If being a heavy hitting heavy armor wearing close combat specialist isn’t your thing or casting magical spells with the flick of a wrist, then the adventurer is probably for you. These professions are designed around the use of weapons and general “midline combat.” These are the unique and fun professions that don’t lock themselves into either “melee specialist” or “magic specialist” and instead focus on their unique profession mechanic. Adventurers fall in line with rogues and hunters from other MMOs.
If you want to wear medium armor and focus on things like bows and firearms, then the adventurer is right for you. They focus on both close combat and ranged combat and use a variety of weapons, with a heavy focus on ranged weaponry and are in general, more “modern” or “steampunk.”
Professions: Elementalist, Mesmer, and Necromancer
These are the magic users, who focus on ranged magical attacks, although like with everything in GW2, they are all capable of building to be close combat specialists. Think wizards and mages from other MMOs, but with some unique GW2 flare. Scholars are very capable and can fit very well into a support or control role very easily.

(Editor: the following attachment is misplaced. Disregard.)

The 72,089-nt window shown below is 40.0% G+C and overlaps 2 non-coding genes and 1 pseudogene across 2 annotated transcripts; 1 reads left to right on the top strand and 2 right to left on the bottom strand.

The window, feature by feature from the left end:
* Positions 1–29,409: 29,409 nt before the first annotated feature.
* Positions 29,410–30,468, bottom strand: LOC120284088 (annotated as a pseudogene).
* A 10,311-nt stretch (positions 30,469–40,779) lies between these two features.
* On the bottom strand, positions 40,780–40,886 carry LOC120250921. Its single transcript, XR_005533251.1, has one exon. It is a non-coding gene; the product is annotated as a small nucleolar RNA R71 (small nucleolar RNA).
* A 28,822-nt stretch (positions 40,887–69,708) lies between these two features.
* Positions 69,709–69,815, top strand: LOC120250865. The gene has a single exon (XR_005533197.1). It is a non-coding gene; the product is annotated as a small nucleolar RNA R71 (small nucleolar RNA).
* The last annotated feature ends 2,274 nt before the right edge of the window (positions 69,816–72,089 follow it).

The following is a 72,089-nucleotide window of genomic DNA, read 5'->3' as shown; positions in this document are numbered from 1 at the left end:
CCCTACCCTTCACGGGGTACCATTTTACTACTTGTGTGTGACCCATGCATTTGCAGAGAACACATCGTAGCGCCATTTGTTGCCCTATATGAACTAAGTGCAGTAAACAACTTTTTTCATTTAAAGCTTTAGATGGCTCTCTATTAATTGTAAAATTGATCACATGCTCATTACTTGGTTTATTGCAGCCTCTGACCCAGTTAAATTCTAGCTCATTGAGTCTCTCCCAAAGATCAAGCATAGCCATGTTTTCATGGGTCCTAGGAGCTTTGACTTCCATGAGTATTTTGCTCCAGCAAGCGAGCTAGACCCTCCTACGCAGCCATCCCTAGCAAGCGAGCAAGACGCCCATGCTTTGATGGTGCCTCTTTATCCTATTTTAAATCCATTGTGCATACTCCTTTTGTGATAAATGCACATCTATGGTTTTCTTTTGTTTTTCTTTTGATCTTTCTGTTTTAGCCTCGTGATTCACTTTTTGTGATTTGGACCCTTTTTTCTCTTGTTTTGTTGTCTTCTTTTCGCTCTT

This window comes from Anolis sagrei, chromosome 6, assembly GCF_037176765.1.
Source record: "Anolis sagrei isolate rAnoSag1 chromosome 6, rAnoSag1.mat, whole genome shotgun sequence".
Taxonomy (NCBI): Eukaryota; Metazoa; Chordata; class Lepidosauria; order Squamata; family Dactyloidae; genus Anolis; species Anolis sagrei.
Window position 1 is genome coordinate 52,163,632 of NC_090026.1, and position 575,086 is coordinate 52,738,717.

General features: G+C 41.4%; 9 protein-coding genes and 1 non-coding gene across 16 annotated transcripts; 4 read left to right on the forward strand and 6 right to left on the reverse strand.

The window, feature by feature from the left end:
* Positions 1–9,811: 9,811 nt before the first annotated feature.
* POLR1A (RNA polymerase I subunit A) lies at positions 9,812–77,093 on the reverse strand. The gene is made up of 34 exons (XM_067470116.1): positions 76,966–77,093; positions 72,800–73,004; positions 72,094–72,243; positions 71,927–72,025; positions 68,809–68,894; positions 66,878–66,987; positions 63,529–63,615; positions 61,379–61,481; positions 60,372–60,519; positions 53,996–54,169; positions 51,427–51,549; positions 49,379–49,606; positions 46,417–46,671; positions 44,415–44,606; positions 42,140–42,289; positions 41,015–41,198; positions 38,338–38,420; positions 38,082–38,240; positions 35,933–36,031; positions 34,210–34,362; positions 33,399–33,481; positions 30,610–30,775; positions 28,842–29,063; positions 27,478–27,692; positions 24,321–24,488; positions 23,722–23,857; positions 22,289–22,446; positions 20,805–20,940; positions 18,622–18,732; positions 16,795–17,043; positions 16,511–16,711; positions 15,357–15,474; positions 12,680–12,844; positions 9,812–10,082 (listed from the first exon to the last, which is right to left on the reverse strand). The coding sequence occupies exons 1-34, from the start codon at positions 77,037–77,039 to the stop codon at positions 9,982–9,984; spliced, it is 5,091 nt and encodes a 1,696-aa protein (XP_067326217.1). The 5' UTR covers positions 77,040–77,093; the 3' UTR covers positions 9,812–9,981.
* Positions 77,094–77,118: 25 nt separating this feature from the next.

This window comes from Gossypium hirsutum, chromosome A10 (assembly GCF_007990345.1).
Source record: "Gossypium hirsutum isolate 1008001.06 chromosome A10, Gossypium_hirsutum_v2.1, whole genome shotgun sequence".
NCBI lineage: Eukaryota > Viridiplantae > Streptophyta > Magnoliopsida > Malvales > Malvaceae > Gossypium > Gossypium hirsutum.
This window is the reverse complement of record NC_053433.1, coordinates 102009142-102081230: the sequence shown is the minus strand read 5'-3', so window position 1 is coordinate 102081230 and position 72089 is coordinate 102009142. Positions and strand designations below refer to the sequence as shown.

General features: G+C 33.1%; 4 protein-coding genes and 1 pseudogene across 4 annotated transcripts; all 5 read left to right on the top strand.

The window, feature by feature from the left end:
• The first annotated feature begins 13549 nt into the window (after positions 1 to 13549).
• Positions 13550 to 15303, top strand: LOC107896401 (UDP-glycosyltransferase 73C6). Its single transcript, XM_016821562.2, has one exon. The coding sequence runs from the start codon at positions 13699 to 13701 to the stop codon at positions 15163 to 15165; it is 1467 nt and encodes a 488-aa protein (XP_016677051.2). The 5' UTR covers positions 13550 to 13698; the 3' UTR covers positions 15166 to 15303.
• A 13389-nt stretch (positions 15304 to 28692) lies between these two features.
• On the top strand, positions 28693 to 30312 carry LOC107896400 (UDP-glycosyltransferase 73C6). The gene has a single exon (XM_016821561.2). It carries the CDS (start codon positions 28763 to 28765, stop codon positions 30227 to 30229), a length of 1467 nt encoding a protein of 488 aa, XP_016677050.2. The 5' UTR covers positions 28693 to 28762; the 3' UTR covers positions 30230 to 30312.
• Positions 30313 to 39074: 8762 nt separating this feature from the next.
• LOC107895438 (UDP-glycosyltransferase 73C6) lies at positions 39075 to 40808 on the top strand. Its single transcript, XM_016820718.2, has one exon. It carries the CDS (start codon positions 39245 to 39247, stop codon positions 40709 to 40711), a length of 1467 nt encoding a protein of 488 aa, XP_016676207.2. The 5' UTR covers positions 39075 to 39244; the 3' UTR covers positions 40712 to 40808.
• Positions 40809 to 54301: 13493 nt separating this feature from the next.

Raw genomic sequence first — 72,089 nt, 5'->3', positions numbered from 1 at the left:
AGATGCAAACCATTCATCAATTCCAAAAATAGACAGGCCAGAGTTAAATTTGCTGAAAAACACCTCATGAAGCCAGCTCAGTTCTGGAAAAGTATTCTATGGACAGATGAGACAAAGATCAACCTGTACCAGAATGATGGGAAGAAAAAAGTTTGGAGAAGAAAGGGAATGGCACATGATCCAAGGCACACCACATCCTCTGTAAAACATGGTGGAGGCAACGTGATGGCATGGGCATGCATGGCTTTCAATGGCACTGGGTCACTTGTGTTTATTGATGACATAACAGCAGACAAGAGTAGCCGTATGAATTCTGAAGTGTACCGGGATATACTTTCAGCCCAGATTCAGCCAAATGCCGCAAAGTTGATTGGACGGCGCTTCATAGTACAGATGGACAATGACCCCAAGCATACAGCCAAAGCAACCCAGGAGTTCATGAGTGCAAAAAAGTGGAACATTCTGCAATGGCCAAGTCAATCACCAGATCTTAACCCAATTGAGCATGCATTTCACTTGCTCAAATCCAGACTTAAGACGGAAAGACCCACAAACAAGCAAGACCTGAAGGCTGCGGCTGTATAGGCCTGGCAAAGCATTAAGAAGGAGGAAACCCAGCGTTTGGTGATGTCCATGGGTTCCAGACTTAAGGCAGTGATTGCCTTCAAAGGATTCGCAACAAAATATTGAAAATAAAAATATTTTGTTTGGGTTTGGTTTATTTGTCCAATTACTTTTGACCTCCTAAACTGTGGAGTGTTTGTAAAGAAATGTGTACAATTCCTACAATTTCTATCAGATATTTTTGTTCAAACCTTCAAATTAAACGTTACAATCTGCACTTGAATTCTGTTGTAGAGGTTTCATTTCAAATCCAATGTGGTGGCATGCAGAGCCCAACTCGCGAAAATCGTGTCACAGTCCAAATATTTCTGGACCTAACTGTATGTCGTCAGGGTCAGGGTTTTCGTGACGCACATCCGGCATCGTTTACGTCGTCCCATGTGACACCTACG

If you want to cast spells, then the scholar professions are for you. Do note, GW2 doesn’t follow the holy trinity, so you could “tank” with a necromancer if you want to and that is a complete and total viable way of thinking about it. So think more or less if you want to achieve victory through casting spells, more so than thinking about nuking enemies from a distance.
Profession by Profession